We had a visitor at BAA on the day of commencement, Jerry Freedman, from the LA County High School for the Arts. After the ceremony, the tears, and the celebration I asked Jerry what he thought. “I’ve never seen anything like this in any school. I’ve been in education for over 50 years and this was totally new to me,” he said. “The love in the room; the commitment to this one child, the pomp and circumstance for just one child. He must be pretty special that he could touch you all so deeply.”
Abraham is special. He shows us what courage and strength and not giving up look like. His advisor, Abdi Ali, said in his graduation speech: “Abraham also knew how to create relationships. He had strong friendships with his peers and with his teachers. We are giving ourselves the opportunity to say congratulations to you, to thank you for the gifts you leave with us, to honor your resilience, your tenacity, and also to part ways. For this ceremony marks your commencement, your journey outward to give a fuller expression to your purpose on this planet, a fuller expression to all of the lives, things and ideas you will claim for yourself and as part of your family.”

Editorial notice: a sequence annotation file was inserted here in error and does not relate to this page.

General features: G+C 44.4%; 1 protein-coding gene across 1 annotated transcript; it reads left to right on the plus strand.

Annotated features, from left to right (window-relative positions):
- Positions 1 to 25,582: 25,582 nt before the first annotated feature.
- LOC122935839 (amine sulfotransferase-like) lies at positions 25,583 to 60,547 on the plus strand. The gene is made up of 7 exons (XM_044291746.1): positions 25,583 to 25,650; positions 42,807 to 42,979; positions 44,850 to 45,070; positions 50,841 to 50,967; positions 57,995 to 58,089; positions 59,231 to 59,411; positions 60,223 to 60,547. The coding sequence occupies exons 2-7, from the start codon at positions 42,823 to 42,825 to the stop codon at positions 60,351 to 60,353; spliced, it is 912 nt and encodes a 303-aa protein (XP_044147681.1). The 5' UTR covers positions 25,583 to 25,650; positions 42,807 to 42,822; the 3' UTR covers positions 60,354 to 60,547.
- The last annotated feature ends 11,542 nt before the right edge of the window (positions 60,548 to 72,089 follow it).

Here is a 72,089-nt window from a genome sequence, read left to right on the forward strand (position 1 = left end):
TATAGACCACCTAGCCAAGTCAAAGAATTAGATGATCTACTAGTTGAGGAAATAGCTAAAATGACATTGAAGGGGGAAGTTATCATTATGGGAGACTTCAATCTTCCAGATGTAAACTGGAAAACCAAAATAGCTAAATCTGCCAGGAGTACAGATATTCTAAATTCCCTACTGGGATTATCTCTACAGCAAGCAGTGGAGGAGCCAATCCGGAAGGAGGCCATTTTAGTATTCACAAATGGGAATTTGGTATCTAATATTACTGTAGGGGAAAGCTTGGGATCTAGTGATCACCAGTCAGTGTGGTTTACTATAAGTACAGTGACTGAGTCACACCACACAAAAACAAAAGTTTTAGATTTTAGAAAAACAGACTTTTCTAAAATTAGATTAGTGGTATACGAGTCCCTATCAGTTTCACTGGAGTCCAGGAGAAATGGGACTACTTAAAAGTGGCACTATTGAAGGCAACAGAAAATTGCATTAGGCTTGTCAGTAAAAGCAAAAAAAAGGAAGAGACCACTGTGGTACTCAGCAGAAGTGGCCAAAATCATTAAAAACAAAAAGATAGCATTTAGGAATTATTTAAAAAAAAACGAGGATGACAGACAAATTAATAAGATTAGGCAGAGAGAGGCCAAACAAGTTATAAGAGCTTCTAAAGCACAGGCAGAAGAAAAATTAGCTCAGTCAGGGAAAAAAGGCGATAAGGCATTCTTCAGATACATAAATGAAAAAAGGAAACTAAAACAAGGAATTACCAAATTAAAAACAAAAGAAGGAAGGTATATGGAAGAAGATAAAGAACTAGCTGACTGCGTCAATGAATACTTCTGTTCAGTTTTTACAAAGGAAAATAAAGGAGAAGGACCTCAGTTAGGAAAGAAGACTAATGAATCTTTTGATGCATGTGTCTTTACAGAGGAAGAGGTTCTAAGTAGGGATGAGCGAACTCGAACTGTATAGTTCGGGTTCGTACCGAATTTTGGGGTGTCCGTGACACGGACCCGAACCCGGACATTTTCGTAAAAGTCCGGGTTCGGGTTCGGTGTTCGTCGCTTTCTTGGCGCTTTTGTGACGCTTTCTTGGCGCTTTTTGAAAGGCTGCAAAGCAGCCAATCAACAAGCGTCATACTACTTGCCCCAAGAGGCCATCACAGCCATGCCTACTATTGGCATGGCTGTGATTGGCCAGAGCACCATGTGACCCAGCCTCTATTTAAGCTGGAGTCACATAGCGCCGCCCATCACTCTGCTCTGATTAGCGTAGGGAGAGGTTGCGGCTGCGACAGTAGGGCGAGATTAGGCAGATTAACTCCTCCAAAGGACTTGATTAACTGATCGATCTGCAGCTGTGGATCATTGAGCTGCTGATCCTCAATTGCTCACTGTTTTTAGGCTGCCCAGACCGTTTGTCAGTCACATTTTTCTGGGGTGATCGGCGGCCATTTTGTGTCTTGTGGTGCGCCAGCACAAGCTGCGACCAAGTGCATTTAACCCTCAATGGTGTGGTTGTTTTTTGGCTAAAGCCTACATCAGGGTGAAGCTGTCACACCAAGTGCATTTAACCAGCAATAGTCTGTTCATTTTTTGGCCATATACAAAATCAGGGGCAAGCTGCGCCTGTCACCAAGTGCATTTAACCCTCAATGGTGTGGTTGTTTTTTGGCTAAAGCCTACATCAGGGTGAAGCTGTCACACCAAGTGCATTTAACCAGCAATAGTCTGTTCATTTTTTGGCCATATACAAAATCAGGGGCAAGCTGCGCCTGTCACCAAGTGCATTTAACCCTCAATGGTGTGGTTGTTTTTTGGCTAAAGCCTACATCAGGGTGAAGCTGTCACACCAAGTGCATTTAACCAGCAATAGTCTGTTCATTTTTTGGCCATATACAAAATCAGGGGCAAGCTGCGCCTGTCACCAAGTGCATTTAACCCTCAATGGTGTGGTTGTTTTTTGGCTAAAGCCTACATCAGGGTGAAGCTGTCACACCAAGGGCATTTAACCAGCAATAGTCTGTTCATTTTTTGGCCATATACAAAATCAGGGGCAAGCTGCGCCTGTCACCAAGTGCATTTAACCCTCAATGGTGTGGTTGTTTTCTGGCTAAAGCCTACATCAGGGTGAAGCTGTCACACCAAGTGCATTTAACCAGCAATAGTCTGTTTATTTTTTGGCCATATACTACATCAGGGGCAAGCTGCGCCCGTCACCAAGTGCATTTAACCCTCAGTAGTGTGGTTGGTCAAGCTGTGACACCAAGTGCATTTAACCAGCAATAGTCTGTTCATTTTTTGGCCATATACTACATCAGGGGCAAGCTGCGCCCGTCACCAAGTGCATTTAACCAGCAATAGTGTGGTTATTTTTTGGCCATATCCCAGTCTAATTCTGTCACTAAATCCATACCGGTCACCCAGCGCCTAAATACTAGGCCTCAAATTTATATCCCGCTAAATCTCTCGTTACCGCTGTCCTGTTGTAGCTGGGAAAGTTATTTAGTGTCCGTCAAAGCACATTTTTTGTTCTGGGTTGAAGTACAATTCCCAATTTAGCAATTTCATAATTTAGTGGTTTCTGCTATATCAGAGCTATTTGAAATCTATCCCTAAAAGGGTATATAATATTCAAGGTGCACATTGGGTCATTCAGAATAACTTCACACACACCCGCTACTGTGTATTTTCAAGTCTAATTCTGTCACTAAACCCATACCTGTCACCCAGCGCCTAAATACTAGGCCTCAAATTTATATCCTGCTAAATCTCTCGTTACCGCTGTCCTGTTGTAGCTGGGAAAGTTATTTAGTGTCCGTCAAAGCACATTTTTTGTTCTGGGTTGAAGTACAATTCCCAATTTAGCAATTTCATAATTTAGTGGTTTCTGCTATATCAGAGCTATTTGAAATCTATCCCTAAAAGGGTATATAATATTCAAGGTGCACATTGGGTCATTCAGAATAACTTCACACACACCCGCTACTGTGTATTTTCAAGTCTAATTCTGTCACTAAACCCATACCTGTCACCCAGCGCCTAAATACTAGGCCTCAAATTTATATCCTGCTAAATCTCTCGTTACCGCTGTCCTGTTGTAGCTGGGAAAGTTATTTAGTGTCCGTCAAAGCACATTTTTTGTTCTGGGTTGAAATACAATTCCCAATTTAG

Another teacher, Mr. Gutierrez, read a poem by Abraham It is a poem filled with familiar associations of love, secrecy, yearning and hubris of adolescence. His teachers felt that it also represented the dignity of Abraham’s character.
I include both the Spanish and English versions.
Cuando la noche cae pienso en ella.
Pienso en mi doncella.